Joe Orozco
Woman laughing beside woman smiling

Keep Your Kindness to Yourself If You Plan to Charge Me Later

Have you ever had someone do something nice for you? Very likely, but, how many times did they later hold that nice deed against you?

One time I had a contractor taking care of various projects around the house. The joys of owning a home, right? Anyway, his work was nothing to write wild reviews over, but he did a good job at a decent rate.

The day came when the contractor dropped the ball. To make the long story short, it was a case of a poorly installed sink that resulted in a persistent leak that left noticeable damage on the newly purchased cabinet below. Rather than go through the hassle of replacing the sink, I asked for a discount on one of the projects we still had lined up for him. To my surprise, he launched into a tirade about my lack of gratitude. How dare I ask for a discount after the hundreds of dollars he’d already taken care of at no charge?

I was caught off guard. It’s not every day someone yells at me on my own driveway on an otherwise normal Saturday morning.

I thought back to these gestures he claims to have provided free of charge. Yes, he’d picked up the sink from the store and brought it to the house. He didn’t charge for that service. I had expressed my appreciation for the gesture. Was that worth hundreds of dollars? I didn’t think so. No one is that nice, but everyone is entitled to decide how much their time is worth. I couldn’t remember then, and can’t remember now, what else he had done free of charge.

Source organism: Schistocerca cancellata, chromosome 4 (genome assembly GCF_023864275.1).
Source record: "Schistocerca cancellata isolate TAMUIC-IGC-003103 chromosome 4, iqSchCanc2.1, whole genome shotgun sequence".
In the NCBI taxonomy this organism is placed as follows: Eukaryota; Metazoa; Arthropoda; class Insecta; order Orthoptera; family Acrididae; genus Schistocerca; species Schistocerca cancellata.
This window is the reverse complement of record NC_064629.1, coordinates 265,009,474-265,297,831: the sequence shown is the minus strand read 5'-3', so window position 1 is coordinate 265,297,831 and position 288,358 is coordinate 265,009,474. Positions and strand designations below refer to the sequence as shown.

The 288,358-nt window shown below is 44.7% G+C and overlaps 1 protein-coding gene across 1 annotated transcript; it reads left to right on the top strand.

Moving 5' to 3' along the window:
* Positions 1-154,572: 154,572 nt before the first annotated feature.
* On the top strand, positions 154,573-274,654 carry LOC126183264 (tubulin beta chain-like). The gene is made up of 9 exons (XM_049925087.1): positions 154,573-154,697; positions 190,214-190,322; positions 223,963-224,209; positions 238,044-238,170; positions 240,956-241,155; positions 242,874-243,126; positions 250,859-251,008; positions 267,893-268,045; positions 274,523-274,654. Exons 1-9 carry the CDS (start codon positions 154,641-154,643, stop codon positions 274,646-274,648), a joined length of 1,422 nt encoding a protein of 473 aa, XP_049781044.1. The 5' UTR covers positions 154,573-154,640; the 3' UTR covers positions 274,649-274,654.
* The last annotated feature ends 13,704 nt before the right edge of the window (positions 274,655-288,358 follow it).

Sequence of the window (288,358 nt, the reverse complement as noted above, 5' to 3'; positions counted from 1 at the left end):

The contractor had always been paid on time. It was the only other justification I could think of for the outburst.

He said he would replace the sink. It was kind of a halfhearted grunt as he stormed off. Later when I followed up to set up a time, he disappeared, never to respond to my e-mails or phone calls again.

Let’s first look at this from a business point of view.

A business interaction should be straightforward. A provider offers a product or service at a specific price. You, as the customer, can choose to exchange your money for that product or service at the agreed upon price. The end.

The moment the provider offers to do something outside of that agreement, the nature of the interaction changes. It doesn’t matter that the provider does something for free. The dynamics change in such a way as to shift the balance of power from you to them. The provider could leverage that gesture to upsell you on additional services, leaning on the emotional obligation you might feel to reward the gesture with more loyalty. This is why the combination of family, friendship, and business has to be handled with care.

Generally speaking, do not offer, or accept, anything that has not been properly agreed to be compensated. From the business owner’s perspective, if you’re going to throw in a freebie to cultivate customers, do it and forget it. Freebies are not a storehouse of credit to cash in later. From the customer’s perspective, do not use the provider’s good will to take advantage of them.